• Replace public sector revenue loss: Use funds to provide government services to the extent of the reduction in revenue experienced during the pandemic – this provision allows a much broader use of Funds
    • Premium pay for essential workers: Offer additional compensation, up to $13 per hour in additional wages, to those – both county employees and other workers in the community – who have faced and continue to face the greatest health risks due to their service. Counties should prioritize low- and moderate-income persons, with additional written justification needed for workers above 150 percent of the residing state’s average annual wage for all occupations or their residing county’s average annual wage, whichever is higher. Funds can be used retroactively back to January 27, 2020
    • Water, sewer and broadband infrastructure: Make necessary investments to improve access to clean drinking water, invest in wastewater and stormwater infrastructure and provide unserved or underserved locations with new or expanded broadband access

    2. FUNDS MAY COVER COSTS FROM MARCH 3, 2021 THROUGH DECEMBER 31, 2024

    The covered period begins March 3, 2021 and ends on December 31, 2024, a few important distinctions and exceptions to the covered period:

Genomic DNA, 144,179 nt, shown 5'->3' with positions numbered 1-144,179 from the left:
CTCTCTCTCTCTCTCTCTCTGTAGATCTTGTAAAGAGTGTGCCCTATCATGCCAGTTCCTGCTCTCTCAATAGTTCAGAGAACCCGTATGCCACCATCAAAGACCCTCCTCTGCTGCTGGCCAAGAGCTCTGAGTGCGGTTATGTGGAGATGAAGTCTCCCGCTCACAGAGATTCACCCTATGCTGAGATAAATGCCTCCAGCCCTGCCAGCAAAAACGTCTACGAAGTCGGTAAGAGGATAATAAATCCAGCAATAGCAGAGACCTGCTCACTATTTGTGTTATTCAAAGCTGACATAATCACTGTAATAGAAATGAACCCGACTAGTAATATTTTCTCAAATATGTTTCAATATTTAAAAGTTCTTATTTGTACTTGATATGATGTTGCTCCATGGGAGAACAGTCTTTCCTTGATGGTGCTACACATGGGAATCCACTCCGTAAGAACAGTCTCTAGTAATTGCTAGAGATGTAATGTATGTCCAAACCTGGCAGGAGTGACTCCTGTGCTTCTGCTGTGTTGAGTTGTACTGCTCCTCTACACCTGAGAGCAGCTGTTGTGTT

• Funds must be INCURRED (i.e. obligated) by December 31, 2024
    • Funds must be EXPENDED with all WORK PERFORMED and COMPLETED by December 31, 2026
    • Counties may provide premium pay retroactively, dating back to the start of the public health emergency on January 27, 2020

    3. BROAD FLEXIBILITY TO HELP THOSE DISPROPORTIONATELY IMPACTED BY THE COVID-19 PANDEMIC

    The Interim Rule states under its first eligible use category – responding to public health needs and negative economic impacts from the pandemic – that funds must respond to “the disease itself or the harmful consequences of the economic disruptions resulting from or exacerbated by the COVID-19 public health emergency.”

    • Whether it be public health expenses or economic investments, counties have broad flexibility if the county can demonstrate that these activities support the public health response or that recipients of the Recovery Funds have experienced economic harm from the pandemic
    • Additionally, the Interim Rule provides even greater flexibility for Qualified Census Tracts (QCTs) and other communities, households and businesses disproportionately impacted by the pandemic

    4. UNDERSTAND THE IMPORTANT DIFFERENCES BETWEEN CARES ACT CORONAVIRUS RELIEF FUND (CRF) AND ARP FISCAL RECOVERY FUND, ESPECIALLY FOR COUNTY EMPLOYEE PAYROLL SUPPORT

    RECOVERY FUNDS ARE MORE RESTRICTIVE THAN THE CARES ACT’S CRF DOLLARS FOR COUNTY PAYROLL SUPPORT. THE INTERIM RULE PLACES NEW, MORE RESTRICTIVE LANGUAGE RELATED TO COUNTY PAYROLL SUPPORT FOR PUBLIC HEALTH AND PUBLIC SAFETY EMPLOYEES

    Eligible expenses under the CRF are also eligible under the Recovery Fund, with two major exceptions: